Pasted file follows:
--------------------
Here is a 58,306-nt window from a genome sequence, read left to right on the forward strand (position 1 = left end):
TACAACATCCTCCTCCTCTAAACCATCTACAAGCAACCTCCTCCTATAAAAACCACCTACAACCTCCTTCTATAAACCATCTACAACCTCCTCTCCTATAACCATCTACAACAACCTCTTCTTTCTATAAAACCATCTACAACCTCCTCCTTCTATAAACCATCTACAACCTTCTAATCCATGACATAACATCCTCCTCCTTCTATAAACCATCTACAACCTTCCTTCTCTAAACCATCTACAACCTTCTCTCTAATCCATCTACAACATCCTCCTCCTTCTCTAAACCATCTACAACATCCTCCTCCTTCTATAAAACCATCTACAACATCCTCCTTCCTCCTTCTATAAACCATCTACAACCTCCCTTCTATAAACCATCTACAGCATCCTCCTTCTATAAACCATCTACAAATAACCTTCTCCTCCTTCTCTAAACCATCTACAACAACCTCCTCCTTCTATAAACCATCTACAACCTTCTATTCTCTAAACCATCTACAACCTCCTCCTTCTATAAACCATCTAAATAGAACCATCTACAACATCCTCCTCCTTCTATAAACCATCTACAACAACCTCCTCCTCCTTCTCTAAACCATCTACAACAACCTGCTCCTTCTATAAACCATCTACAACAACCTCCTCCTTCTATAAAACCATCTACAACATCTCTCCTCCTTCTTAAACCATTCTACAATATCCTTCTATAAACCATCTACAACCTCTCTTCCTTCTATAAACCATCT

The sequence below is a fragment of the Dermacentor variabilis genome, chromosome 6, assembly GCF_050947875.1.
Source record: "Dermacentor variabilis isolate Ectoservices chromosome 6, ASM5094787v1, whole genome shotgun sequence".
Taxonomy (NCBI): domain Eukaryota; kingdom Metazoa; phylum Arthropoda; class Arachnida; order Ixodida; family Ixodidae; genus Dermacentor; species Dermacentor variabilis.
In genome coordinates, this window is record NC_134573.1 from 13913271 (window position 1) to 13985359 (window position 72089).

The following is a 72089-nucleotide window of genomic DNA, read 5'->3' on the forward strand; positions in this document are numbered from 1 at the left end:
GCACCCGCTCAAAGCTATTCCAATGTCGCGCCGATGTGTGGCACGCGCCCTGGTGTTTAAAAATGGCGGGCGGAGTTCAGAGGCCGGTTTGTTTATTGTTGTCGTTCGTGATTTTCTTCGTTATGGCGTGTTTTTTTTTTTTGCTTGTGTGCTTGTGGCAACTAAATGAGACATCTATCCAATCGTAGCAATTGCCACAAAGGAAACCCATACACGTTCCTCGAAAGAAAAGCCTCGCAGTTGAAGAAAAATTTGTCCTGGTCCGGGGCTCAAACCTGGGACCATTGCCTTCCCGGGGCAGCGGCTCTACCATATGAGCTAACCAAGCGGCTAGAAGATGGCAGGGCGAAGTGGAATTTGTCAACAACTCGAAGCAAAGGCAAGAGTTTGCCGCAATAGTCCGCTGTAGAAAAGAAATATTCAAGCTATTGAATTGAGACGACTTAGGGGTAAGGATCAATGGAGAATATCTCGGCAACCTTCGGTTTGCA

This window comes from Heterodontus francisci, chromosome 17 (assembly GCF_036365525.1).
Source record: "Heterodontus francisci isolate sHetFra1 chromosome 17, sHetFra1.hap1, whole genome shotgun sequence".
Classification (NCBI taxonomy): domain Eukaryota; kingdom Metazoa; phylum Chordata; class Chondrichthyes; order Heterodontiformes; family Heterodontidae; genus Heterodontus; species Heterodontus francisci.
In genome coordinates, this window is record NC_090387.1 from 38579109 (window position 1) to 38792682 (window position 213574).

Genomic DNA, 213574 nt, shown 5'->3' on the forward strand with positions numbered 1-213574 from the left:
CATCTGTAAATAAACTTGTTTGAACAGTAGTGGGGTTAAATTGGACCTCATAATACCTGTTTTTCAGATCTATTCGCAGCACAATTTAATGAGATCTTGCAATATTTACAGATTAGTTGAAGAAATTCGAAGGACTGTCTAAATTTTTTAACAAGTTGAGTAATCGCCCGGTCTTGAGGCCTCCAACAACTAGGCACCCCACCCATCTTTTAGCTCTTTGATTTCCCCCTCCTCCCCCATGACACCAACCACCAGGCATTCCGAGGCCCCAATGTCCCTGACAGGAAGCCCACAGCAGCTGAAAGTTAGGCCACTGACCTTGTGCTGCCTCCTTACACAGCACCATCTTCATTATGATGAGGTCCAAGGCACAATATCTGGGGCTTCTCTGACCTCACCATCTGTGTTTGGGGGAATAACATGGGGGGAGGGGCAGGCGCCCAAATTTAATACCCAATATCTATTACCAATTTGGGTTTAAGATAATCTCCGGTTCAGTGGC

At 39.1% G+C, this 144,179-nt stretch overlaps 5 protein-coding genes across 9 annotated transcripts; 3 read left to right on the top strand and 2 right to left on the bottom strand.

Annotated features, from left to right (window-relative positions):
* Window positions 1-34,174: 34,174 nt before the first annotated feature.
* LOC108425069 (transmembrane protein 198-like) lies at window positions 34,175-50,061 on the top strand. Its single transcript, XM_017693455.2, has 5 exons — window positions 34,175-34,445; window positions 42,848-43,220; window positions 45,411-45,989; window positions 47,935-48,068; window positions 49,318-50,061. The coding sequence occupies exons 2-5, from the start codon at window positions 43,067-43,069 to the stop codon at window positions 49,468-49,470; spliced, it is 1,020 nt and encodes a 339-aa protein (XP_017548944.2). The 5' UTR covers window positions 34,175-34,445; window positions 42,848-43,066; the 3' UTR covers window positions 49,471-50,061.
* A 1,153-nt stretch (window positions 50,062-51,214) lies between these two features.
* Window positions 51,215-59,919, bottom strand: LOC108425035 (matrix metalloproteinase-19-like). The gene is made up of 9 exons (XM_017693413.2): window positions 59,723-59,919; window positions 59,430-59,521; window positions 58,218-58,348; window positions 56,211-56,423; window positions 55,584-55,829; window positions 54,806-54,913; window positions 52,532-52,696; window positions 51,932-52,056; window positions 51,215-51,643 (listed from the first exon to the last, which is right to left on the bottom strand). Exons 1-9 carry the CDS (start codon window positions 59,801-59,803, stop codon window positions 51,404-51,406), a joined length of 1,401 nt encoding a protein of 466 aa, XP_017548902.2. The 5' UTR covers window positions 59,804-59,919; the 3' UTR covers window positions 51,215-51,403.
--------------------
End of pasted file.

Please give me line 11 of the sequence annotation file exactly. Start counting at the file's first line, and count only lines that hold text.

Classification (NCBI taxonomy): domain Eukaryota; kingdom Metazoa; phylum Chordata; class Chondrichthyes; order Heterodontiformes; family Heterodontidae; genus Heterodontus; species Heterodontus francisci.